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Pope Francis has drawn accusations of heresy after a recent “60 Minutes” interview with Norah O’Donnell showed him calling the human heart “good.” After discussing women in the church and the Pope’s blessing of homosexual individuals, O’Donnell asked the Pope what gives him hope. Pope Francis responded (translated from Spanish) saying “Everything. You see tragedies, but you also see so many beautiful things. You see heroic mothers, heroic men, men who have hopes and dreams, women who look to the future. That gives me a lot of hope. People want to live. People forge ahead. And people are fundamentally good. We are all fundamentally good. Yes, there are some rogues and sinners, but the heart itself is good.”

The Pope’s words fly in the face of traditional Christian doctrine, which teaches that humanity lives in a fallen state of sin, unable to redeem itself, and requiring a perfect sacrifice in the form of Jesus Christ, the only perfect and sinless man. It also goes against Jeremiah 17:9 which states “The heart is deceitful above all things, and desperately wicked: who can know it?” and Jesus’s words in Mark 10:18 when he expresses that none are good except God. X did add context to the Pope’s words, noting he had said “somos un poco pícaros y pecadores,” which literally means “we are a little bit rogues and sinners” rather than “some rogues and sinners.” That does not address, however, the idea that people or the heart are fundamentally good. “If this is true, we don’t need a Savior to die on the Cross. So this pope is a heretic,” Eric Metaxas, who comments on Christianity and culture, wrote on X.  “This is core to Christianity. Because if everyone is basically good, the gospel is not good news. If the gospel is not good news, what’s the point?” wrote “Relatable” podcast host Allie Beth Stuckey.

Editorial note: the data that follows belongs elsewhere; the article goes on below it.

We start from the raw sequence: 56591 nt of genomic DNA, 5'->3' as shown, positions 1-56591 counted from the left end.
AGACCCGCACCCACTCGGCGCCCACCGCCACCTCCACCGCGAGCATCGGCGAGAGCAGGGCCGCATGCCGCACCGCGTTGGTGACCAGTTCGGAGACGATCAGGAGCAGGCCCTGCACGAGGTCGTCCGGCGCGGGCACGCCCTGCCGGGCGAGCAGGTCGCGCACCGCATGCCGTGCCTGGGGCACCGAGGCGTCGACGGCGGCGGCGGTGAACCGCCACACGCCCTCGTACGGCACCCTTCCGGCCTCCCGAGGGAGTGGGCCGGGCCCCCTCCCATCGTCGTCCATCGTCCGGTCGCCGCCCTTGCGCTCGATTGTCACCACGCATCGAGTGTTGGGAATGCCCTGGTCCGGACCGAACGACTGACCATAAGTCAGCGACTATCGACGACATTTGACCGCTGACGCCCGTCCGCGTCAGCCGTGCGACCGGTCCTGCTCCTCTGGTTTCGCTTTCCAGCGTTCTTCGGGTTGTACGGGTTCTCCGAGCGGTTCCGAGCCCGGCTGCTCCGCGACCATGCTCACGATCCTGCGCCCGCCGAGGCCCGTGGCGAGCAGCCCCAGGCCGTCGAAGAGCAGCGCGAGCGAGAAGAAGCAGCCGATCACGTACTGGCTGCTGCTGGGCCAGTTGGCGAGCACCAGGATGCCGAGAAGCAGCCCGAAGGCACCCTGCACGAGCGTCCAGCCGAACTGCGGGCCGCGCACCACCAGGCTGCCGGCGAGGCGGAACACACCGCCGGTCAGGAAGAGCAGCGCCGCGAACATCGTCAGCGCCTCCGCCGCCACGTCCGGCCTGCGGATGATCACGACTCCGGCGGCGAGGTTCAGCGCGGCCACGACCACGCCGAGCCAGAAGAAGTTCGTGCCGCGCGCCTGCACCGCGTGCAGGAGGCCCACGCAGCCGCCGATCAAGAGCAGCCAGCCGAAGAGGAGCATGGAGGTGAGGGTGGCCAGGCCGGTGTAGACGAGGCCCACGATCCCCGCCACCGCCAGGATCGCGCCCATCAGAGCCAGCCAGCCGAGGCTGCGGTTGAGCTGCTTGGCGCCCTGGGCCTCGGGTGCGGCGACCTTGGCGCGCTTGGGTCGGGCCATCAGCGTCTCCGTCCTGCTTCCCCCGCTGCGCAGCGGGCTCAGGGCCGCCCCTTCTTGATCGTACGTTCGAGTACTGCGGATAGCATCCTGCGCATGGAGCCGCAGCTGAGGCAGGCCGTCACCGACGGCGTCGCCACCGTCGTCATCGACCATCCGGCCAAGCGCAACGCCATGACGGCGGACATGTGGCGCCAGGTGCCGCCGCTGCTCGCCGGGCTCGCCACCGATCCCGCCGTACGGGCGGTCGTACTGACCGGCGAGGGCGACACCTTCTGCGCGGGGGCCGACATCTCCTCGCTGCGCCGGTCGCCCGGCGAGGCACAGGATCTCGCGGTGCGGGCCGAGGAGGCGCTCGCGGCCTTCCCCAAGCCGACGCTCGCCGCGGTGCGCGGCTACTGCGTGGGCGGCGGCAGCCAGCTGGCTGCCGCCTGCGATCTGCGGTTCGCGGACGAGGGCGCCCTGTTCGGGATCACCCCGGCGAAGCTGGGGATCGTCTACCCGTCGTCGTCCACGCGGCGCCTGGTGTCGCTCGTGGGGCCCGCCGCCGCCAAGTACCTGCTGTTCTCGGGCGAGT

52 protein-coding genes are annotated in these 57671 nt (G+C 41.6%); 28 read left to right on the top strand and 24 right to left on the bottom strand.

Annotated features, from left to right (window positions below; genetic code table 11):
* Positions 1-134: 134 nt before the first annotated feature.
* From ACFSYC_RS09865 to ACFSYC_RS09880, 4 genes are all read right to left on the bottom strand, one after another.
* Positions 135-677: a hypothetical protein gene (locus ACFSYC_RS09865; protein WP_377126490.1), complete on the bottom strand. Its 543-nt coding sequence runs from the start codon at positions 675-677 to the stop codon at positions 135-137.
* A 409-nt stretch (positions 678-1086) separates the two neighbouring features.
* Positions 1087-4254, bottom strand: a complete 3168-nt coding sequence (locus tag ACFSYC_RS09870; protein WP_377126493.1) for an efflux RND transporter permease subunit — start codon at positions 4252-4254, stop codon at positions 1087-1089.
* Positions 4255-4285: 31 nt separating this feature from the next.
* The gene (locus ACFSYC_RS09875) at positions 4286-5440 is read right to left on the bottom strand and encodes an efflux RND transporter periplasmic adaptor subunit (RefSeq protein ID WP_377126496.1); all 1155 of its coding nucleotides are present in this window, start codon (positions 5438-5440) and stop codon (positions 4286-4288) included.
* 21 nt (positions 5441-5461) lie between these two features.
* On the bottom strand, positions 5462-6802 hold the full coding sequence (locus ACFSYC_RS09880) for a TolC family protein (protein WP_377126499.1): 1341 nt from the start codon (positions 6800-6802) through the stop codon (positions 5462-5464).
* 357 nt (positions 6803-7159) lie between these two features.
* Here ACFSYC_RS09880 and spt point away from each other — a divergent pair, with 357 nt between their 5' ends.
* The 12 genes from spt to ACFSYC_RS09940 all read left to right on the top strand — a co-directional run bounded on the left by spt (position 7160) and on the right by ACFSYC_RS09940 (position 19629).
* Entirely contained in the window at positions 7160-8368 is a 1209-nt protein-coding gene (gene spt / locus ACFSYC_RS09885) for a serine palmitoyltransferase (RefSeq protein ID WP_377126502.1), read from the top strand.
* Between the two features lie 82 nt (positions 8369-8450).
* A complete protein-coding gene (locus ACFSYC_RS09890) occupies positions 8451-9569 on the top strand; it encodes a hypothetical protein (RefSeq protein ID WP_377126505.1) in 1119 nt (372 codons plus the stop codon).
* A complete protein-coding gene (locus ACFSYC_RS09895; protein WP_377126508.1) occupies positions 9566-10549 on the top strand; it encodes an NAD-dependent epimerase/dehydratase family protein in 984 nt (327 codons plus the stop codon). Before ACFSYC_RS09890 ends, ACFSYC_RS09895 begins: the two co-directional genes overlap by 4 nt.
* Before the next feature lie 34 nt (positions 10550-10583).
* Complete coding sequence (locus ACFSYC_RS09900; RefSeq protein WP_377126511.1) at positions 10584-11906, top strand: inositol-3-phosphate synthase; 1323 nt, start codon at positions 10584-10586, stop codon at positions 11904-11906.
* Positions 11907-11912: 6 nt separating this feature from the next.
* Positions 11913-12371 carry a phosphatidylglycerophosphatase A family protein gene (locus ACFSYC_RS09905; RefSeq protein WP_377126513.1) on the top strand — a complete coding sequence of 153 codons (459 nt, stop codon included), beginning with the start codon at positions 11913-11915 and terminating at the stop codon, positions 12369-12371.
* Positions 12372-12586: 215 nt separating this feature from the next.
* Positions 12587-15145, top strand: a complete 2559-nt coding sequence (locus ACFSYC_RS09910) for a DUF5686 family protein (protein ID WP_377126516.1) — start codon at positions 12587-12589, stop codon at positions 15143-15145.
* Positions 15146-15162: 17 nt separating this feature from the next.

Other users on X accused the Pope of heresy, calling his viewpoint Pelagianism, so named after Pelagius, a fifth century Catholic monk who was excommunicated from the Catholic Church for teaching that humanity is inherently good. Al Mohler, president of the Southern Baptist Theological Seminary, had strong words against the Pope. After declaring the papacy an “unbiblical office,” Mohler called Pope Francis a contradiction. “We’re talking about a man who now inhabits that office who is the contradiction of at least many of the claims made by the Roman Catholic Church. He’s not the defender of even those Roman Catholic doctrines. Well, he relativizes them. He emotionalizes them.” After affirming that the Bible calls the heart “desperately wicked,” Mohler stated that the Pope’s abandonment of Scripture was similar to liberal Protestant churches that have abandoned established doctrine. “One lesson here is that theological liberalism ends up as the same mush, whether it’s Catholic mush or Protestant mush. It’s mush,” he concluded.

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